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What defenses are available in a foreclosure action?

The prospect of facing a foreclosure can be frightening for any homeowner. Whether a person has over-leveraged their finances or is having trouble paying their mortgage for reasons out of their control, losing their home will have negative immediate and long-term consequences for their entire family. If a lender has initiated a foreclosure proceeding already, what defenses are available to homeowners to prevent the foreclosure from being finalized in the lender's favor?

One of the more common defenses invoked by homeowners in foreclosure cases is to require the lender to perfect the chain of title to the property. Essentially, the lender must prove a clear record of ownership between the closing and the time of the foreclosure. An inability to do so creates a defect in the mortgage, deed or promissory note that the lender is attempting to enforce. The sheer magnitude of property transfers leads to mistakes being made by lenders, which may be to the benefit of the homeowner.

Additional defenses may be at a homeowner's disposal under certain circumstances. One such defense is for the homeowner to file for bankruptcy. Under both Chapter 7 and Chapter 13 bankruptcy proceedings, the lender can be required to prove a valid chain of title to the property. Other potential defenses include challenging whether the bank is actually an interested party in the foreclosure proceeding, or arguing that once a loan has been converted to stock, the loan instrument is no longer effective.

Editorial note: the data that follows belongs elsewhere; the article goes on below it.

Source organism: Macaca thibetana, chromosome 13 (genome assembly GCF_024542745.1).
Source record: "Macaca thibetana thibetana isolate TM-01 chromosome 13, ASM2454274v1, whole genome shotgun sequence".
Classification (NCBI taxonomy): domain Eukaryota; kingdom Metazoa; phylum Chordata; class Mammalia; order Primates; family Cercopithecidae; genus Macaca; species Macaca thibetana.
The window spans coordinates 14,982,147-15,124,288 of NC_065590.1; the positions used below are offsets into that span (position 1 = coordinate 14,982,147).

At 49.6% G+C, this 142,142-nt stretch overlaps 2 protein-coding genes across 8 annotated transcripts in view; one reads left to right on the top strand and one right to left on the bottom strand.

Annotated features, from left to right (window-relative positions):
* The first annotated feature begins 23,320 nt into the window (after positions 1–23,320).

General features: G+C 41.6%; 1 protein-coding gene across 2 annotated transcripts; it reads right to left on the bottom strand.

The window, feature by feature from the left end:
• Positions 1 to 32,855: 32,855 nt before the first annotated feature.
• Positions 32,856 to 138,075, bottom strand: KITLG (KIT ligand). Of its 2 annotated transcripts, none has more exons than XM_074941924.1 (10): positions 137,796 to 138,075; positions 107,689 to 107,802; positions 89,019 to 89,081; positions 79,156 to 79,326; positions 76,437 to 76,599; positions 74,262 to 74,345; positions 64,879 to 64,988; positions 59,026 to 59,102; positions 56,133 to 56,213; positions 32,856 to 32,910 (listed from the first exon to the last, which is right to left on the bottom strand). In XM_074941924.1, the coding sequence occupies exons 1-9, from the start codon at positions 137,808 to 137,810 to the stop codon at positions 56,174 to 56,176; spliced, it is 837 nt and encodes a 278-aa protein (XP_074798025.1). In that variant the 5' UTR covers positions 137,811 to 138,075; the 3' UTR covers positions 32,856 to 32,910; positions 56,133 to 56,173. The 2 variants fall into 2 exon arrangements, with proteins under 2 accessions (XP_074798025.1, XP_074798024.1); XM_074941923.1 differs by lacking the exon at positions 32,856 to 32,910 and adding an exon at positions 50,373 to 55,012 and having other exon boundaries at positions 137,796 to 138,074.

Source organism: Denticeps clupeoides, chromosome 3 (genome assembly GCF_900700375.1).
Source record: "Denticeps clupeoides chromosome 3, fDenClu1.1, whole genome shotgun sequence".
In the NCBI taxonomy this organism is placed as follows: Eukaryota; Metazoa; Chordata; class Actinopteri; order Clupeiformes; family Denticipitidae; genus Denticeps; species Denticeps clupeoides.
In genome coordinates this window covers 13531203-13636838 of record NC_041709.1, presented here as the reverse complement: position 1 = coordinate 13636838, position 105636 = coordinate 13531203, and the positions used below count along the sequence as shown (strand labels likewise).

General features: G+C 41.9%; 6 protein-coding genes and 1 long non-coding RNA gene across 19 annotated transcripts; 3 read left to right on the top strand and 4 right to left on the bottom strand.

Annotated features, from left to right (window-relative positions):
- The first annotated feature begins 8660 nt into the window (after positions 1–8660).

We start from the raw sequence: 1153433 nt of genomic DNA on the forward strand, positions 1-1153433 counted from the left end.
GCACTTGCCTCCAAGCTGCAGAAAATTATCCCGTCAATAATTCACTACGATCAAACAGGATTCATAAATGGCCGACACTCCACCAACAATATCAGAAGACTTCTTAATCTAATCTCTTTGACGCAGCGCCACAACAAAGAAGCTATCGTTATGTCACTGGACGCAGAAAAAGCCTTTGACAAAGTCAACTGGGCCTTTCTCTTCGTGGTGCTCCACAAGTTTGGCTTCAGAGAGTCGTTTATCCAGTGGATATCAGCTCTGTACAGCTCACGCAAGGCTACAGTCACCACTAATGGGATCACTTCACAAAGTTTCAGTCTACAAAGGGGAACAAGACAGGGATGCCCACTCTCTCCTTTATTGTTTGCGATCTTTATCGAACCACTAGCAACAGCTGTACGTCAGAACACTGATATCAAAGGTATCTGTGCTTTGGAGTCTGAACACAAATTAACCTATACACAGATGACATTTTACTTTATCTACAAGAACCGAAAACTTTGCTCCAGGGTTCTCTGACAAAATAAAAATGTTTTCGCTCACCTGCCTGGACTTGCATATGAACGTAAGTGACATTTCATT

A homeowner subjected to the possibility of losing their home will probably want to evaluate any reasonable defenses that may be available to them. A foreclosure defense strategy can assist in the applicability of these defenses to improve the chances of preventing the foreclosure.

Source: debt.org, "Foreclosure Defense," Al Krulick, accessed on June 8, 2015

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